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9.2 Key Principles of Clear and Effective Communication

    To help the analyst present the results of economic analysis, six principles of communication are identified and briefly described below.

  • Use Clear and Transparent Language:  As indicated above, the ultimate objective of ISEG’s economic analyses is to provide information to decisionmakers. Therefore, all aspects of the analysis should be presented in such a manner that the decisionmaker can completely understand the results of the analysis and the methods by which the results were derived. Analytical results should be able to withstand close scrutiny by the decisionmakers themselves and by external parties. Making the analytical results clear helps achieve that goal. On June 1, 1998, President Clinton issued a memorandum directing Federal executive departments and agencies to use “plain language” in the development of all Federal rulemaking activities. While the directive applies specifically to the publication of FR notices (see Chapter 3), the spirit of the memorandum is to encourage clear, understandable writing wherever possible.
  • Identify Data Sources and Assumptions:  The EA/EIA document should always include a description of all data sources and references used in the analysis, subject to confidentiality constraints imposed by CBI agreements. This information should be presented in such a way that decisionmakers and other analysts can obtain these data and other source materials with relative ease. In addition, the analyst should clearly identify all relevant assumptions made in the course of the analysis.
  • Describe the Modeling:  For those not trained in economics and other quantitative disciplines, econometric and other economic models can often appear unapproachable. Therefore, it is important that the analyst describe the modeling techniques used in the analysis in clear and understandable terms. The level of detail of such a discussion will depend on the technical expertise of the audience. Analytical detail may be appropriate for an audience of economists but not for the wide range of disciplines typically represented in the workgroup or senior management. The discussion needs to be targeted to the audience. Providing the basic reasoning underlying the modeling framework not only bolsters the credibility of the results among noneconomists, but it also ensures that decision makers correctly interpret the results of the model.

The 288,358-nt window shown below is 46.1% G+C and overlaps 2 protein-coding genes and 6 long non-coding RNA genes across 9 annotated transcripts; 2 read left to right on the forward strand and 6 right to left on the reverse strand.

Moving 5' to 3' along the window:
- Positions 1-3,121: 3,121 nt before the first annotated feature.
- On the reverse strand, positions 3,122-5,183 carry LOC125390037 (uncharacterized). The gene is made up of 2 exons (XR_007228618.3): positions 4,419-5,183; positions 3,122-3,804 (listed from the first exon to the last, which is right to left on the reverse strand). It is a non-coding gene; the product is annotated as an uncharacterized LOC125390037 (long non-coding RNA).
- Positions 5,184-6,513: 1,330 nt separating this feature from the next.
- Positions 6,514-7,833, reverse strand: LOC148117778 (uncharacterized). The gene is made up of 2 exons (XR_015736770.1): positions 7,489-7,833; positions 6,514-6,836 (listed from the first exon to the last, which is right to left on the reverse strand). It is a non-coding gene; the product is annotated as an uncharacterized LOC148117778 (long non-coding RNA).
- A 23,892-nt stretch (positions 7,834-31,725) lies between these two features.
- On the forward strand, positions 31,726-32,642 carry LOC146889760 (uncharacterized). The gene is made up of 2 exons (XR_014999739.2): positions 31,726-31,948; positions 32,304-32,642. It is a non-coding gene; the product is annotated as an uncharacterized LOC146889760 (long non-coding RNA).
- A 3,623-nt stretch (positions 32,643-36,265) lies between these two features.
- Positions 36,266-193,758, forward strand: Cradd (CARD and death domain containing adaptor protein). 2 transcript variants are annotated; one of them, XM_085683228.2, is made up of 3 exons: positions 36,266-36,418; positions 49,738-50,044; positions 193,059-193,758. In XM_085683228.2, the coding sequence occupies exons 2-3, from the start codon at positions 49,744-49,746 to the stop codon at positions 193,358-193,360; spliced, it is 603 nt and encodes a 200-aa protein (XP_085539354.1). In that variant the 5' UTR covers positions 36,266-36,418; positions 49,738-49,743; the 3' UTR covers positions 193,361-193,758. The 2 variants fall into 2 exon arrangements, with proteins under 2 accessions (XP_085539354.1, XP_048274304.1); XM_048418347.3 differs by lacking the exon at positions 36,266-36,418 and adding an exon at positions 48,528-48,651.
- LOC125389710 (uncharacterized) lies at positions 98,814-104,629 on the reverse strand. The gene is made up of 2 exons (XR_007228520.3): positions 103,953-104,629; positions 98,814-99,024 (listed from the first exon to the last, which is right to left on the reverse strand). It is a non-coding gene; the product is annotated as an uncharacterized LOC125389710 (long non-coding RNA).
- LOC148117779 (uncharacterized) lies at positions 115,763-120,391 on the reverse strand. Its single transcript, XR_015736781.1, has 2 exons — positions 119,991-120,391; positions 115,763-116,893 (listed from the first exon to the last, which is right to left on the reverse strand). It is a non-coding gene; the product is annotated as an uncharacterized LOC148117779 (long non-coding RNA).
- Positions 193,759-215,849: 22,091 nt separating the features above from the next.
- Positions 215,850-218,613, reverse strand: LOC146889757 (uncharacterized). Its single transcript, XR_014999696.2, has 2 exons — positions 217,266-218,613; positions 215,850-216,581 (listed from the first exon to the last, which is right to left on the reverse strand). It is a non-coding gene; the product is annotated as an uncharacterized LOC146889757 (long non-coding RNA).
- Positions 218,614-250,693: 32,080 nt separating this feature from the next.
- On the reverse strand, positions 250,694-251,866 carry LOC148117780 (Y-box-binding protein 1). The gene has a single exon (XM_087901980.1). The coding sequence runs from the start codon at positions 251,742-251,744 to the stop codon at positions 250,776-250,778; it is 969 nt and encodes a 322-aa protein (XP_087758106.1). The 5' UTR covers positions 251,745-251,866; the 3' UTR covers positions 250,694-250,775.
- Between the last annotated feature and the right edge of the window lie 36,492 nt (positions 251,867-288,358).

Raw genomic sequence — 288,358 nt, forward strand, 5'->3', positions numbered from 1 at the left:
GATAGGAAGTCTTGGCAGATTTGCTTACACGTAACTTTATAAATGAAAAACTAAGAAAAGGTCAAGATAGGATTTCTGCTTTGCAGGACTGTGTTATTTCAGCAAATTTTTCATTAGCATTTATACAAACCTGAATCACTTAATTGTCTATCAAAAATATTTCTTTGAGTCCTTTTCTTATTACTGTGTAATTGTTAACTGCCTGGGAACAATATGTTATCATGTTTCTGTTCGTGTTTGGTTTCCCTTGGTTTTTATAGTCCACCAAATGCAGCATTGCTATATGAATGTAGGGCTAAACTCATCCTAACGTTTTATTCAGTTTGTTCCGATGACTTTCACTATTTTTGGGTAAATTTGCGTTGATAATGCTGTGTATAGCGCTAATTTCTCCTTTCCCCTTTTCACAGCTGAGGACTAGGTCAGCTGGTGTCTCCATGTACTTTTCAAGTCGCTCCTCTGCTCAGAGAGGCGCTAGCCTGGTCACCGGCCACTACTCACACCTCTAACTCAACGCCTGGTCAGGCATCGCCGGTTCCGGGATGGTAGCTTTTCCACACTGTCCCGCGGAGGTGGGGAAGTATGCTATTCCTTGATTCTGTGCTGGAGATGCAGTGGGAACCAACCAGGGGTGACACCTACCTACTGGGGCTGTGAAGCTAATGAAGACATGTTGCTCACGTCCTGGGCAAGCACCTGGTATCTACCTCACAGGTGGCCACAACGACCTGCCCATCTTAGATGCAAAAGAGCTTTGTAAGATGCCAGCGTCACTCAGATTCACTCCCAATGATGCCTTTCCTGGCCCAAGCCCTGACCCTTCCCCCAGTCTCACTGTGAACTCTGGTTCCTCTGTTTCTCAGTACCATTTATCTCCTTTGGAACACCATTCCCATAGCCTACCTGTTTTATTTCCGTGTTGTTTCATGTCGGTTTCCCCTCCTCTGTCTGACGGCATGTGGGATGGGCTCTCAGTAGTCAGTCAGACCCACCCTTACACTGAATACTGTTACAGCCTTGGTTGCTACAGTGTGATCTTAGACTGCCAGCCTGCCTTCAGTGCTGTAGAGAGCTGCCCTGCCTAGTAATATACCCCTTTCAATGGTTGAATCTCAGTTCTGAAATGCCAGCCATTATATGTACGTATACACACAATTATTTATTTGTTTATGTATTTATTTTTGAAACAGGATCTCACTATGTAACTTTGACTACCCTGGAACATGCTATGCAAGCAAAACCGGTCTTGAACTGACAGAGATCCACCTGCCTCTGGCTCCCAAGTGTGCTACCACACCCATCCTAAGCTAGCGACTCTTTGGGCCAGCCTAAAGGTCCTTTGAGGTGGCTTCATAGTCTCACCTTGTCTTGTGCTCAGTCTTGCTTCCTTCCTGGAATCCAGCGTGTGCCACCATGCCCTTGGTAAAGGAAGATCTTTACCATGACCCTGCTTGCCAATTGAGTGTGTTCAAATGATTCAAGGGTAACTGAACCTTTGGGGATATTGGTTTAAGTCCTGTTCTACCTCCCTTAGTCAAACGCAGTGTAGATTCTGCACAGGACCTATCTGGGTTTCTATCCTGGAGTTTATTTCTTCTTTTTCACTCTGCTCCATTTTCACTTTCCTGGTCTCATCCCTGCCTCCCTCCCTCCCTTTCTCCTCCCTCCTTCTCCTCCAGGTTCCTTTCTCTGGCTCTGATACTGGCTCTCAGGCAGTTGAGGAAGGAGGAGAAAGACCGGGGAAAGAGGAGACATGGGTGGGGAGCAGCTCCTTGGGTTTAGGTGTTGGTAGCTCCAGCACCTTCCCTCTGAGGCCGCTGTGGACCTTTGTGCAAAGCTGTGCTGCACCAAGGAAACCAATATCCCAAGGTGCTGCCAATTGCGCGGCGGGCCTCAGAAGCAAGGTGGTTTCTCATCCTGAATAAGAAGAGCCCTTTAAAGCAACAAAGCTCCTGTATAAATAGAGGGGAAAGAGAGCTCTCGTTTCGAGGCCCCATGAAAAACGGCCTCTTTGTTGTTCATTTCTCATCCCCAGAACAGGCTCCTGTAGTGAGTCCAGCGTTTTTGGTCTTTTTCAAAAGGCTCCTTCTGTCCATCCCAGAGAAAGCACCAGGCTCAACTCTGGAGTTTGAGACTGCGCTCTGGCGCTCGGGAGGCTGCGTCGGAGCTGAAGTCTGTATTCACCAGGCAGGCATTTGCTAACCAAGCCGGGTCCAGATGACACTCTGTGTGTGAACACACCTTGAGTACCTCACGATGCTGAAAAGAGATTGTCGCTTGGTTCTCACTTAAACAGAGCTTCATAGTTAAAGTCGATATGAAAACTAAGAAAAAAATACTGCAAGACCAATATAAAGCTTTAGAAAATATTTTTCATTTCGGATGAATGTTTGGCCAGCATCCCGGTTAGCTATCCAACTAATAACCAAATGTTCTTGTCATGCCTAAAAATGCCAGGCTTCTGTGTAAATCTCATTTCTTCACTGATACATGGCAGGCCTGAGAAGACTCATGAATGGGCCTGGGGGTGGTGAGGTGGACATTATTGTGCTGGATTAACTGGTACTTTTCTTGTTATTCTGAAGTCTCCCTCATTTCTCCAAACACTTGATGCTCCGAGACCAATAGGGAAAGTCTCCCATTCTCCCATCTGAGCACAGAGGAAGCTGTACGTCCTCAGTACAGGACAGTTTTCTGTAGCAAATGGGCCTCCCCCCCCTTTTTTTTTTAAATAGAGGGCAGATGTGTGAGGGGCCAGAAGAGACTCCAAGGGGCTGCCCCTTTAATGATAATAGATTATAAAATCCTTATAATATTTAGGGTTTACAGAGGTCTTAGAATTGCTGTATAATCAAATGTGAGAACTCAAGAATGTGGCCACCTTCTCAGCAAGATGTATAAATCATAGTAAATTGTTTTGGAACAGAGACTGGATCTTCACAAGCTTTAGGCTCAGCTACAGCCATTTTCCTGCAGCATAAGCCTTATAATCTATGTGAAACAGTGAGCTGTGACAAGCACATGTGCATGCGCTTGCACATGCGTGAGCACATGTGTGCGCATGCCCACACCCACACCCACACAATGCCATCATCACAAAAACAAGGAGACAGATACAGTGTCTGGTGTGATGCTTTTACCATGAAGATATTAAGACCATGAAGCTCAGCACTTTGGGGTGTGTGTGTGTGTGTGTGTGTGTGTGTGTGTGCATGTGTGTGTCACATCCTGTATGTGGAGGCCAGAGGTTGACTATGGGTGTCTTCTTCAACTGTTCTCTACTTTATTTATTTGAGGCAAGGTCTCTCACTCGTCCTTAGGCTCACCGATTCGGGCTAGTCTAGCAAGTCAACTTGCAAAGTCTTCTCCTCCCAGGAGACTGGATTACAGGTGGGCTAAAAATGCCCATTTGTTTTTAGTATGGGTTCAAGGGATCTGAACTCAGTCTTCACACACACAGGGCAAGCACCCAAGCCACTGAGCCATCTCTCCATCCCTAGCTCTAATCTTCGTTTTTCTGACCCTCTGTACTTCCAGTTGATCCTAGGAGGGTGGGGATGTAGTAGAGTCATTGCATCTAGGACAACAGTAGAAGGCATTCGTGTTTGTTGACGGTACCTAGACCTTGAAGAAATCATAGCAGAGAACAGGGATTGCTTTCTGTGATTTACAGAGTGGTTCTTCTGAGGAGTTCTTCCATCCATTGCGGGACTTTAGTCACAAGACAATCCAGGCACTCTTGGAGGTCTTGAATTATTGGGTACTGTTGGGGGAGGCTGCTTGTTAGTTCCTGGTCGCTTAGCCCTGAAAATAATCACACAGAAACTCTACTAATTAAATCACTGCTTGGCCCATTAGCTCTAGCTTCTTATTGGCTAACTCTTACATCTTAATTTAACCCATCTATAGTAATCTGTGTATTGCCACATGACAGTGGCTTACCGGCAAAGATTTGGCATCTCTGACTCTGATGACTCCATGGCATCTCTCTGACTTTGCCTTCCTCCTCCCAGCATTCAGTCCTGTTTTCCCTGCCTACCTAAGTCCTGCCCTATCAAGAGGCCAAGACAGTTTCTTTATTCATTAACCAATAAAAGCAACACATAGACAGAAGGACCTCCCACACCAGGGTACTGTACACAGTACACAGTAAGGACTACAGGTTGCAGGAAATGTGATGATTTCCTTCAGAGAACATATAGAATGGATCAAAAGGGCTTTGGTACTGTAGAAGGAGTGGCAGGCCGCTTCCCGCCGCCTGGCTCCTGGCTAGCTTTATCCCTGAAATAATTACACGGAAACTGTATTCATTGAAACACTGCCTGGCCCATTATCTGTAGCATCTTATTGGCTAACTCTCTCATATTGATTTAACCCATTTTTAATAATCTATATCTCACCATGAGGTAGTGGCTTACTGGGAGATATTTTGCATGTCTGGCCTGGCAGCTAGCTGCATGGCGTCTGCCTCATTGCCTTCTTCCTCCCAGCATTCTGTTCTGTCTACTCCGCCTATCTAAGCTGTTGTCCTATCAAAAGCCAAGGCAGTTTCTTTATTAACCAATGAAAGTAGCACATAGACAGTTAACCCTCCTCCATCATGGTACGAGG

• Characterize Uncertainty:  As discussed at length in Section 7 of this manual, all EAs are subject to uncertainty. Uncertainty may arise from data, models, or general lack of information. When summarizing results for decisionmakers, the analyst should identify uncertainties that could alter a decision and explain the implications of plausible alternative assumptions.
  • Make Alternatives Comparable:  Because several regulatory alternatives are often evaluated at different stages in the regulatory process, the process of narrowing the field to a preferred alternative requires some form of direct comparison. The ideal way to communicate the full range of consequences of a regulatory option is to convert all of these consequences to a single metric. From the perspective of welfare economics, the most sensible metric is monetary, because it provides a platform for comparing the benefits of the action with its costs (i.e., the benefits that society foregoes to obtain the benefits of the regulation) in a manner that is consistent with the tradeoffs that members of society make all the time—the exchange of dollars for goods and services.